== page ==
I'm writing about an amazing movie, one of the most remarkable films I have ever experienced.
The effect is mind-expanding, and I believe many others in the large audience where I first saw it (at Pace University, as part of the Tribeca Film Festival) felt the same way.
Entitled The Power of Nightmares: The Rise of the Politics of Fear, it's actually a three-part BBC TV series, first shown in the UK right before the 2004 US presidential election.
From the big crowd and the strong reactions (sustained applause and cheering at the end, after three hours of rapt attention), I assumed it would get a theatrical release here and then be shown on television and released on DVD. But this may never happen — no American TV outlets have taken it, and since it uses lots of archival footage and music, the rights issues may keep it from ever being released on disc.
It's a deliberately, audaciously provocative piece, with a great deal of cheeky smart-alecky humor, and it will be very controversial in the US. Some will call it an outrageous pack of lies. Even those like myself who are blown away by the film's brilliance may question some of its methods and assertions. It is almost certainly guilty of over-simplification and overstatement and the occasional cheap shot.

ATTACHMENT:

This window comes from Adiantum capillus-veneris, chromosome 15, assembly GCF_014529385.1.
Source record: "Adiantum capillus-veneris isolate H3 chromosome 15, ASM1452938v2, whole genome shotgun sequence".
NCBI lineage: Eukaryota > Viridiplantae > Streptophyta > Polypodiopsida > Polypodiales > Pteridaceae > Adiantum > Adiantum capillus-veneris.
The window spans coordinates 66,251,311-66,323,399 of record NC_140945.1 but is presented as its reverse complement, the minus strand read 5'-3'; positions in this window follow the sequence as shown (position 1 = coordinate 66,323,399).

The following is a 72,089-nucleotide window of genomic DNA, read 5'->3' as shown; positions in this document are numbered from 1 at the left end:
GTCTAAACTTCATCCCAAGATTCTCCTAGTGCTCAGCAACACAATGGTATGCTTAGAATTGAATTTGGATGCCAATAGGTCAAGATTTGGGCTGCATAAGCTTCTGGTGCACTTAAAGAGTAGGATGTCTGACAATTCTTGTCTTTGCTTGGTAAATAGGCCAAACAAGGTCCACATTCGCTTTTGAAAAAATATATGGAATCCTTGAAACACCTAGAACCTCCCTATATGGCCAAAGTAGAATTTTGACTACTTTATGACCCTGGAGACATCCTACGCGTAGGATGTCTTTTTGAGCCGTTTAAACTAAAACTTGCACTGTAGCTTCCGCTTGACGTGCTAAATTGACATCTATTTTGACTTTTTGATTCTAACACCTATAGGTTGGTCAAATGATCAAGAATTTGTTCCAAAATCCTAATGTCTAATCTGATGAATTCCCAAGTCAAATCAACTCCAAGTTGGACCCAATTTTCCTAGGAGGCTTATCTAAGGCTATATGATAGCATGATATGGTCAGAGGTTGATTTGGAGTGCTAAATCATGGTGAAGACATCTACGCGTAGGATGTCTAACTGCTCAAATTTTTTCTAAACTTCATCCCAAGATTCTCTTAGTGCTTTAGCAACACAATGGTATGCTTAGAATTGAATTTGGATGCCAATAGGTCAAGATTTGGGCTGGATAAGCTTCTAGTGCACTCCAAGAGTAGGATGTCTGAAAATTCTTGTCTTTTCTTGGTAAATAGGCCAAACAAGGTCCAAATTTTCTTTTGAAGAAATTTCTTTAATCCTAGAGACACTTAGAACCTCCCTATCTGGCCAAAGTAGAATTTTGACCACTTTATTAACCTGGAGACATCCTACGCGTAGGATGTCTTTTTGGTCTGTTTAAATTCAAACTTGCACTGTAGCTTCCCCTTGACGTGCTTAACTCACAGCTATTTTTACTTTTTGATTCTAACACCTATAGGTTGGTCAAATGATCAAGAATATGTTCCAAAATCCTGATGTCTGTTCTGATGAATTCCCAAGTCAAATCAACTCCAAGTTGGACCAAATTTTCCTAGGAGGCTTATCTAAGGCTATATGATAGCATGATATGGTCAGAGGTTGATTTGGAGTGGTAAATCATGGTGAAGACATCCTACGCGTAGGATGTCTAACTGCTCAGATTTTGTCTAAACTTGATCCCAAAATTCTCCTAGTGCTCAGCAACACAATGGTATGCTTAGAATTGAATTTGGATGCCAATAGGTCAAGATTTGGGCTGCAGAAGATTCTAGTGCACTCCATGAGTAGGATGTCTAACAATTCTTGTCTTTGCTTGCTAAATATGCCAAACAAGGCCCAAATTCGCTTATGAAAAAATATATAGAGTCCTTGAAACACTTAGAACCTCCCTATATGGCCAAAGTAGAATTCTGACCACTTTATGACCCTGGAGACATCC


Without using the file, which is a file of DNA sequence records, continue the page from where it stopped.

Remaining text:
But the powerful central idea, explosively well presented, is what is important about the film. It says that politicians maintain their power by creating myths that strike fear in the general population. The scarier the myth, the greater the power of those who promulgate it. The cases in point are American neoconservatives and radical Islamists. The film finds remarkable similarities in their origins, their temporary declines, and their resurgence after 9/11. Among its more startling assertions: there is not and never was such an organization as Al Qaeda. (For an excellent – and not uncritical – analysis of the film, see Peter Bergen in The Nation , last summer.)
At any rate, try to see this at your earliest opportunity. I'd love to discuss it with others who have experienced it. I still think this is one of the best (and most entertaining — often disconcertingly funny) nonfiction films I have ever seen. Since it consists of three one-hour parts, watching it on your PC is hardly an acceptable substitute for seeing the film in a theater or on DVD (or TV), but none of those methods are likely in the near future. If you have a fast connection, an alert frame of mind, and a little time, please take a look. By the end of the first 20 minutes, you may find yourself as hooked as I was/am.